Escobar's rule

But Medellin's return to relative normalcy was an uphill climb. During the 1980s and early 1990s explosions were such a normal occurrence in Medellin that people started naming the bombs after the locations where they blew up to distinguish them. 

"We called the bomb in front of my building the 'Auto Pan bomb' because Auto Pan was the name of the bakery at the corner," art curator Felix Angel recalled. A May 1990 explosion was known as "The Intercontinental bomb" because it detonated in front of the Intercontinental Hotel.

Escobar ruled the slums surrounding this mountainous city, 160 miles northwest of Bogotá, Colombia's capital. His turf included an entire neighborhood where he built more than 400 new homes for poor families and was rewarded with their undivided loyalty. Police did not dare to enter. 

At the time, drug lords had offered to pay $4,000 to anyone who would kill a police officer. In the first six months of 1990, 100 police officers were killed.

Investigators attribute 2,000 deaths to Escobar, including the assassination of a presidential candidate and the 110 people killed when an Avianca Boeing 727 blew up over the skies of Bogota in 1989.  Two of the Avianca victims were American.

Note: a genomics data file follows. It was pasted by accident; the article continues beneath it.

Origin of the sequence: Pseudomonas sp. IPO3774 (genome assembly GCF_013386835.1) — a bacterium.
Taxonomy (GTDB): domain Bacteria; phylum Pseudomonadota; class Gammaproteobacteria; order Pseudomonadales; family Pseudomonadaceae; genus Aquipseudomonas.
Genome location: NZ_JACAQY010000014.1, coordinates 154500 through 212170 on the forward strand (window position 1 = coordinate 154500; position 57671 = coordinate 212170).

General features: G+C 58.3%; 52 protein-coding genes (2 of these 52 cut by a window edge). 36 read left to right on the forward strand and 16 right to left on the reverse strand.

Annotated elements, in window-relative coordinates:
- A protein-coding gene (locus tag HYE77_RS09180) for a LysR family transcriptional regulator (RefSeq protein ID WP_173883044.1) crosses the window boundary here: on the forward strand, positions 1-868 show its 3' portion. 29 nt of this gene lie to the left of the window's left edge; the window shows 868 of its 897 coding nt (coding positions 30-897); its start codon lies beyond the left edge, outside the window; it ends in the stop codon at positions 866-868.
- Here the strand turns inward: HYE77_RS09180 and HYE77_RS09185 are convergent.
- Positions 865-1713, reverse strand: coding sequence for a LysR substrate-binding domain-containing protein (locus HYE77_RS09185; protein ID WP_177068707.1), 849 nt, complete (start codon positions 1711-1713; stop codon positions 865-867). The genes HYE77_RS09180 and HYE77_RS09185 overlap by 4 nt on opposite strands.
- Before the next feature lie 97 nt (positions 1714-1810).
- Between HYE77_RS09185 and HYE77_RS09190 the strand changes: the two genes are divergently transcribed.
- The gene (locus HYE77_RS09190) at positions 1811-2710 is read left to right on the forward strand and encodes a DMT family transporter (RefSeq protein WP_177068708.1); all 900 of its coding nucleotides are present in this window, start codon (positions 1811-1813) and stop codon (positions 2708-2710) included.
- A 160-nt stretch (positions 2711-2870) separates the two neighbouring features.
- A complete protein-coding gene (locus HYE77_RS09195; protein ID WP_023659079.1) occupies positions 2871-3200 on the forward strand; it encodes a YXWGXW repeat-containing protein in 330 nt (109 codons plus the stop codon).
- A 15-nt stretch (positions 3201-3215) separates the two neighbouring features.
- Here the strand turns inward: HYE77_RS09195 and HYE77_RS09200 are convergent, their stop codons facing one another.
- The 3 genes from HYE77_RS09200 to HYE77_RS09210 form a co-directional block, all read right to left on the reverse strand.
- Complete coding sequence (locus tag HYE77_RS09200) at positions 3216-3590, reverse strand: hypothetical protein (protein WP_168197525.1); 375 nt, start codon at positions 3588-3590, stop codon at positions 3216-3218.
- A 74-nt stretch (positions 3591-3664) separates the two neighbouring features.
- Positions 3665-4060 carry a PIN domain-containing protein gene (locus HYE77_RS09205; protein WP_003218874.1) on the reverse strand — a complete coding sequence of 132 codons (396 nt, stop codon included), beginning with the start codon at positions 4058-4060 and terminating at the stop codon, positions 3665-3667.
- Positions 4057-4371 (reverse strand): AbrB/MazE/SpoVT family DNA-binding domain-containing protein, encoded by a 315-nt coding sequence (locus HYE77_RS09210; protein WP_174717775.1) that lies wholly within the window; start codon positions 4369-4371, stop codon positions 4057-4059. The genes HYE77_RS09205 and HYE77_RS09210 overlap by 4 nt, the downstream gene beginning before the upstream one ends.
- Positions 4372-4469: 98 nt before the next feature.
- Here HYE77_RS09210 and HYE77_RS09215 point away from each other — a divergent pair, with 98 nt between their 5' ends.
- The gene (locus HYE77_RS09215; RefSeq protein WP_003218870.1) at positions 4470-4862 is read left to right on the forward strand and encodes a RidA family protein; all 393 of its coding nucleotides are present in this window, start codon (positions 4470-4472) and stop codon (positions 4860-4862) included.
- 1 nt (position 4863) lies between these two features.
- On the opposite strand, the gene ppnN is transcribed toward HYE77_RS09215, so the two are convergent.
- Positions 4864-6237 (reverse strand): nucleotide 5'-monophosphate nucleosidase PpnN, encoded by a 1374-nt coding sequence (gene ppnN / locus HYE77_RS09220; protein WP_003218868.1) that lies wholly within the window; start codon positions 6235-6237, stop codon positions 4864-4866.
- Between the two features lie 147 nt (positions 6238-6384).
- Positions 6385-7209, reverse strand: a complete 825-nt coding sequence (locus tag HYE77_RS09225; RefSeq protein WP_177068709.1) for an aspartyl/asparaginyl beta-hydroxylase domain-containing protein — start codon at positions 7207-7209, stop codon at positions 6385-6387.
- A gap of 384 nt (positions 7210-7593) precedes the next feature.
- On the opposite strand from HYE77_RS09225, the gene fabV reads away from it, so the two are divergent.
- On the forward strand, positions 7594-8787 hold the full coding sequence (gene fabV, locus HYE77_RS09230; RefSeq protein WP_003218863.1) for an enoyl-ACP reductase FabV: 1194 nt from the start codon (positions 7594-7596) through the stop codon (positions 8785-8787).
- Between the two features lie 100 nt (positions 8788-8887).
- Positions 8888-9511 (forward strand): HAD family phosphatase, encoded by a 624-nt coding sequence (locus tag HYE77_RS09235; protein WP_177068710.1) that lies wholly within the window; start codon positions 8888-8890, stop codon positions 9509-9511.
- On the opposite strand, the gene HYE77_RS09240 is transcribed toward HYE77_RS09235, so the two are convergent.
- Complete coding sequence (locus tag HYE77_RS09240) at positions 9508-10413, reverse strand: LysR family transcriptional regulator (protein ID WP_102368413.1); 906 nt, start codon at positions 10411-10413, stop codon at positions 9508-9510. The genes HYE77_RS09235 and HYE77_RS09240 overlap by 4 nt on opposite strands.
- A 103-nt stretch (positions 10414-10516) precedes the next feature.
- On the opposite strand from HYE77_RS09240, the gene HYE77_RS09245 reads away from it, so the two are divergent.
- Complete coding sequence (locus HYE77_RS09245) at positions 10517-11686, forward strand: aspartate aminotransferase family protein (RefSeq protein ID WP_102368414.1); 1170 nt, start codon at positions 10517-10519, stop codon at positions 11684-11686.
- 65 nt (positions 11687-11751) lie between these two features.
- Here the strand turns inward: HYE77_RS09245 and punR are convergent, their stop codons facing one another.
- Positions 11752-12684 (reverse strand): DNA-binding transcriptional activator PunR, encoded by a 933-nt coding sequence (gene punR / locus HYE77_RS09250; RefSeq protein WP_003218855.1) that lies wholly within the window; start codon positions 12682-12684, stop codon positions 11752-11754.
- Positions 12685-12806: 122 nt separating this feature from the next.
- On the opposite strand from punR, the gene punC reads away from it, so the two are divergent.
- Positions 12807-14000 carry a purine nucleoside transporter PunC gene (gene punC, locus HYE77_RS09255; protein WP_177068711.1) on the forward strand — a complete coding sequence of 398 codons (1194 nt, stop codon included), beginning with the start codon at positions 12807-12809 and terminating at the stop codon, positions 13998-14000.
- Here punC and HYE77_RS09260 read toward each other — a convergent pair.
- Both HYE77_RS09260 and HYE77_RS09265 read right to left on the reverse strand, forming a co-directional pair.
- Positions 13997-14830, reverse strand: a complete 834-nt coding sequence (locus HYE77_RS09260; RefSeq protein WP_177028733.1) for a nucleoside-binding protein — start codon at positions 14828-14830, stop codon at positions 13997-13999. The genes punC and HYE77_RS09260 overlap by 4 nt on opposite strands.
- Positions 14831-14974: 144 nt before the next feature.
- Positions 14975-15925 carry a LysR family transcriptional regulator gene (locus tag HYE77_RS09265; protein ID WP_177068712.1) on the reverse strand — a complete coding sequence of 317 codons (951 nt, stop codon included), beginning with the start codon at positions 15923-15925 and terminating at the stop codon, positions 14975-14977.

On Dec. 2, 1993, Escobar's reign ended. Police intercepted a phone conversation he was having with his son, zoomed in on his hiding place, and shot him dead near Medellin.

More than 15 years after the death of the so-called cocaine king, crime has gone down, but remains a threatening concern.  There were 1,097 murders in Medellin from January to June of this year, according to law enforcement statistics. That's almost double the 575 homicides from the same period in 2008, according to Medellin's mayor's office.